The first bar we stopped at was a traditional izakaya. From the street, you may not know it’s a bar. They have narrow doorways, typically covered with a sheet of plastic. These are the typical bars that business men frequent before going home in the evening. The space is typically very small, with a narrow bar and cramped tables packed full of hungry men.
The suit-clad regulars may be a little miffed by tourists crashing their happy hour, but as long as you don’t get in the way of their snacking, you’ll be fine.
The Typical Version
Yes, a typical izakaya does differ from a traditional one. While the traditional bars tend to be hidden away behind small alleyway doors, a typical izakaya is more like a Western bar. It may also have an open storefront, or be located outside like a food truck. It has an open layout with standing tables and a younger, after-work clientele. There is often a line forming at the door.
These are the type of izakaya you see along the street and in alleys. There are many of these izakaya streets throughout Tokyo and around Japan. If you see one, stop in and eat where ever and whatever the locals are eating. There’s no better way to experience the food culture in Japan.
The Modern Version
Another type of izakaya is a modern one. It typically has a much larger and more modern style. You’ll find this to be a popular hangout for large groups of friends to gather and spend time. It feels like a place you’d go for a birthday party or a late night hangout.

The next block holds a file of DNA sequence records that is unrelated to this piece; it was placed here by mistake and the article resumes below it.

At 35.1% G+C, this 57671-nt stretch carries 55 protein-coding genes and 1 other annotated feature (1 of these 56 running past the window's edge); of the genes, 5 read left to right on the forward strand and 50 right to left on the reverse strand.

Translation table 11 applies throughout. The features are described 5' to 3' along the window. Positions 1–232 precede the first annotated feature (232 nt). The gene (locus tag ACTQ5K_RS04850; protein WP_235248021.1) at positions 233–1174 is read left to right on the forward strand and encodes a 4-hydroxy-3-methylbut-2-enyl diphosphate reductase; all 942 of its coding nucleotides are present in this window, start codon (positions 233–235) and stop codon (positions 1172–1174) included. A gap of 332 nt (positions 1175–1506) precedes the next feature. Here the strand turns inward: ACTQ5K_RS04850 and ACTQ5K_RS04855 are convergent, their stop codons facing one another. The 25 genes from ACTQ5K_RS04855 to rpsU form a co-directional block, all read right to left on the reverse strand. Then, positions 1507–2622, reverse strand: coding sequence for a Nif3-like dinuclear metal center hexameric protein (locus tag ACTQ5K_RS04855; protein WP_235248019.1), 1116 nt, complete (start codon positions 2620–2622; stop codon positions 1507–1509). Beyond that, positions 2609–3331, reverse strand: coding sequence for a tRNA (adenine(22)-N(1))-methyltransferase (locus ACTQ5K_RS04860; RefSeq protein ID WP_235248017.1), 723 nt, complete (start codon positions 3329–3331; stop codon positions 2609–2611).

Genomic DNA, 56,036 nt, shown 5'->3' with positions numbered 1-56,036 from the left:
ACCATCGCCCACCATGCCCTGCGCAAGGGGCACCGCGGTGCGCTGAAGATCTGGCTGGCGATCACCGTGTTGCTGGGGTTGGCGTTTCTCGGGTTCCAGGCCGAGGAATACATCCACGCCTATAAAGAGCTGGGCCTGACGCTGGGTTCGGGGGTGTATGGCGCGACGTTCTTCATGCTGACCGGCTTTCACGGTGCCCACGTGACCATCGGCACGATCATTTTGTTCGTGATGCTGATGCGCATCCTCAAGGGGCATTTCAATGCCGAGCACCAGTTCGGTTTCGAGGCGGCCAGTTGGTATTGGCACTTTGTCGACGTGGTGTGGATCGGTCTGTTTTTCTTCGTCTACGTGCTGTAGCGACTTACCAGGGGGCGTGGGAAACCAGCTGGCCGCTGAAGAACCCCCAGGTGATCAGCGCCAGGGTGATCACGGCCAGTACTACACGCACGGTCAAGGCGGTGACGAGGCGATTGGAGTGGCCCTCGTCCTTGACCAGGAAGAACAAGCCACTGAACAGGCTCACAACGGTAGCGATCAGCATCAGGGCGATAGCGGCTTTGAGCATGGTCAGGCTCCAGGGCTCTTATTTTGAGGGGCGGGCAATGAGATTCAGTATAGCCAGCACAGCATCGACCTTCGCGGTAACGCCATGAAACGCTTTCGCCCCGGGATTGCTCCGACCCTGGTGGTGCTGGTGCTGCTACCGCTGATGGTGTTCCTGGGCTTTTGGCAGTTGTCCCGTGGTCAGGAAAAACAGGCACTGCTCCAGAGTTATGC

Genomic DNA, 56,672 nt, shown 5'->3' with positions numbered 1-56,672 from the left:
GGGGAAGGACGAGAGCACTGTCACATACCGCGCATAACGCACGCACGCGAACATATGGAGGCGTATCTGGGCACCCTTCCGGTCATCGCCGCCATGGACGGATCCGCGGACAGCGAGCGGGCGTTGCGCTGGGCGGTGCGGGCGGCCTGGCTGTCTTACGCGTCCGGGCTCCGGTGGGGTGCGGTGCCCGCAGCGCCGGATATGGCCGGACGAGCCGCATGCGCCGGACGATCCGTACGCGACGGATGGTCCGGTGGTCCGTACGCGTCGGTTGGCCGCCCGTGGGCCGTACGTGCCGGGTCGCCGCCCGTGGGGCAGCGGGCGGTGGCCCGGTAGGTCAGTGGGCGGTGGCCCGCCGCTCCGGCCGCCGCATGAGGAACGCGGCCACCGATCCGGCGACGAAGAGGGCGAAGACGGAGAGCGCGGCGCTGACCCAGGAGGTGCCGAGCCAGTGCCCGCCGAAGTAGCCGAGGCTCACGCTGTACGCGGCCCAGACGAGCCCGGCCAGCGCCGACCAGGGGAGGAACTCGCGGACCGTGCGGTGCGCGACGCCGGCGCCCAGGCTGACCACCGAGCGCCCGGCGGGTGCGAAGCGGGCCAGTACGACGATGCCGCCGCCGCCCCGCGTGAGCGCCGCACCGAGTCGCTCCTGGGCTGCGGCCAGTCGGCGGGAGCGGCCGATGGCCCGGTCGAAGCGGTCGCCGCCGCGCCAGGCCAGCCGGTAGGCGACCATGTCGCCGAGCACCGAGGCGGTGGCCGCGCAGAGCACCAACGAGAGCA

These modern izakayas are a great place to try adventurous modern dishes. You can also order more high-end drinks here, so it’s a great chance to try some premium sakes.
We loved our time in Tokyo. It’s such a vibrant and unique city with so many things to do and see. Looking for more foodie things to do in the city? Check out the rest of our 3-day foodie itinerary, and if you’re planning to be in Japan for longer, we have a full Japan itinerary for you.
Don’t want to do the planning yourself? Try a guided tour
If you’ve been wanting to plan a trip to Japan, but don’t know where to start, we recommend looking into a guided tour with Japan and More. They offer anywhere from 7-21 day trips to discover all the best parts of Japan with a very small group, and the planning is taken care of for you.
SIDE NOTE: Traveling in Japan is expensive. If you’re planning to visit another destination besides Tokyo, do yourself a favor and check out the Japan Railpass, which will save you significant money when you travel to more than 2 destinations throughout the country. They have 7, 14 and 21-day passes that will help you cut down on the cost of transportation.
(Disclaimer: This post contains affiliate links.)
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Laura Lynch, creator and writer of Savored Journeys, is an avid world traveler, certified wine expert, and international food specialist. She has written about travel and food for over 20 years and has visited 70+ countries.